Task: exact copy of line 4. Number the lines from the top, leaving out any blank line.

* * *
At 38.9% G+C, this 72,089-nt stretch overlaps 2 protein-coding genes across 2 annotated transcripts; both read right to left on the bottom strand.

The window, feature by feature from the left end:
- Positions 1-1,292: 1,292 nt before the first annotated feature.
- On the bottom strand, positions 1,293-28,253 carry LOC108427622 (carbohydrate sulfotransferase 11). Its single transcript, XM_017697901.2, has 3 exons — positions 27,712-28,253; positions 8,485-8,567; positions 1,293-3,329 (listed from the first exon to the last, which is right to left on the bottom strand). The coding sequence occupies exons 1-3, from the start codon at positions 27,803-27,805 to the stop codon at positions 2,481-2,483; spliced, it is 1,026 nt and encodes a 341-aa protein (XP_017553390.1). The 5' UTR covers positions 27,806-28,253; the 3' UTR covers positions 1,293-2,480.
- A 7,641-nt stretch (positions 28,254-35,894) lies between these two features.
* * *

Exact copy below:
- On the bottom strand, positions 1,293-28,253 carry LOC108427622 (carbohydrate sulfotransferase 11). Its single transcript, XM_017697901.2, has 3 exons — positions 27,712-28,253; positions 8,485-8,567; positions 1,293-3,329 (listed from the first exon to the last, which is right to left on the bottom strand). The coding sequence occupies exons 1-3, from the start codon at positions 27,803-27,805 to the stop codon at positions 2,481-2,483; spliced, it is 1,026 nt and encodes a 341-aa protein (XP_017553390.1). The 5' UTR covers positions 27,806-28,253; the 3' UTR covers positions 1,293-2,480.